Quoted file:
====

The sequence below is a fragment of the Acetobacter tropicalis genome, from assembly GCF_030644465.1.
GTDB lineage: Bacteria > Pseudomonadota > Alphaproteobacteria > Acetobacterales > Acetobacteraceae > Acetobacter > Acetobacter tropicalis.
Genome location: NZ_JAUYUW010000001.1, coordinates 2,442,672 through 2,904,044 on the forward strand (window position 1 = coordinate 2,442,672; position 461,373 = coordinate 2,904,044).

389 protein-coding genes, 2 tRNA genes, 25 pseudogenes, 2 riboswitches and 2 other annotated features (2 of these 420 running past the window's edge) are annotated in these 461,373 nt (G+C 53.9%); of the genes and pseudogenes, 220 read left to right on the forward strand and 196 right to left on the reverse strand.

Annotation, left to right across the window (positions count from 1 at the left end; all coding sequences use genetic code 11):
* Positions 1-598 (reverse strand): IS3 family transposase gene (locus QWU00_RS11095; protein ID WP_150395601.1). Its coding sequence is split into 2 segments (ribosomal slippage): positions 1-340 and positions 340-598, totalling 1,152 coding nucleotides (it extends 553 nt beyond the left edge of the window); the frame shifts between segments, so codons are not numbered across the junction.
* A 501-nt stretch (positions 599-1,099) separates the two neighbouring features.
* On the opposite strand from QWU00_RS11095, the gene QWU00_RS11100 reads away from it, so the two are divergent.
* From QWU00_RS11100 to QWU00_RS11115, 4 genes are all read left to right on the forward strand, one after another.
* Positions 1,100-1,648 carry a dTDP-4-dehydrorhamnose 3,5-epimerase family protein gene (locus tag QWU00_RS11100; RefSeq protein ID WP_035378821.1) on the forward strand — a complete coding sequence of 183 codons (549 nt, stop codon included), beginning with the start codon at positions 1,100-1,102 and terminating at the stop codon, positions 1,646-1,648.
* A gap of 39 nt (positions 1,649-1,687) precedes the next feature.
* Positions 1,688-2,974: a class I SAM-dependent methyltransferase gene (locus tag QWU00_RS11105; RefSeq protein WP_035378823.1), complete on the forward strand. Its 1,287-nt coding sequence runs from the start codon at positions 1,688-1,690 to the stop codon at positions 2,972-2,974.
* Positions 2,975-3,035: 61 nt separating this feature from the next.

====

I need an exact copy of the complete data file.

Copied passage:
The sequence below is a fragment of the Acetobacter tropicalis genome, from assembly GCF_030644465.1.
GTDB lineage: Bacteria > Pseudomonadota > Alphaproteobacteria > Acetobacterales > Acetobacteraceae > Acetobacter > Acetobacter tropicalis.
Genome location: NZ_JAUYUW010000001.1, coordinates 2,442,672 through 2,904,044 on the forward strand (window position 1 = coordinate 2,442,672; position 461,373 = coordinate 2,904,044).

389 protein-coding genes, 2 tRNA genes, 25 pseudogenes, 2 riboswitches and 2 other annotated features (2 of these 420 running past the window's edge) are annotated in these 461,373 nt (G+C 53.9%); of the genes and pseudogenes, 220 read left to right on the forward strand and 196 right to left on the reverse strand.

Annotation, left to right across the window (positions count from 1 at the left end; all coding sequences use genetic code 11):
* Positions 1-598 (reverse strand): IS3 family transposase gene (locus QWU00_RS11095; protein ID WP_150395601.1). Its coding sequence is split into 2 segments (ribosomal slippage): positions 1-340 and positions 340-598, totalling 1,152 coding nucleotides (it extends 553 nt beyond the left edge of the window); the frame shifts between segments, so codons are not numbered across the junction.
* A 501-nt stretch (positions 599-1,099) separates the two neighbouring features.
* On the opposite strand from QWU00_RS11095, the gene QWU00_RS11100 reads away from it, so the two are divergent.
* From QWU00_RS11100 to QWU00_RS11115, 4 genes are all read left to right on the forward strand, one after another.
* Positions 1,100-1,648 carry a dTDP-4-dehydrorhamnose 3,5-epimerase family protein gene (locus tag QWU00_RS11100; RefSeq protein ID WP_035378821.1) on the forward strand — a complete coding sequence of 183 codons (549 nt, stop codon included), beginning with the start codon at positions 1,100-1,102 and terminating at the stop codon, positions 1,646-1,648.
* A gap of 39 nt (positions 1,649-1,687) precedes the next feature.
* Positions 1,688-2,974: a class I SAM-dependent methyltransferase gene (locus tag QWU00_RS11105; RefSeq protein WP_035378823.1), complete on the forward strand. Its 1,287-nt coding sequence runs from the start codon at positions 1,688-1,690 to the stop codon at positions 2,972-2,974.
* Positions 2,975-3,035: 61 nt separating this feature from the next.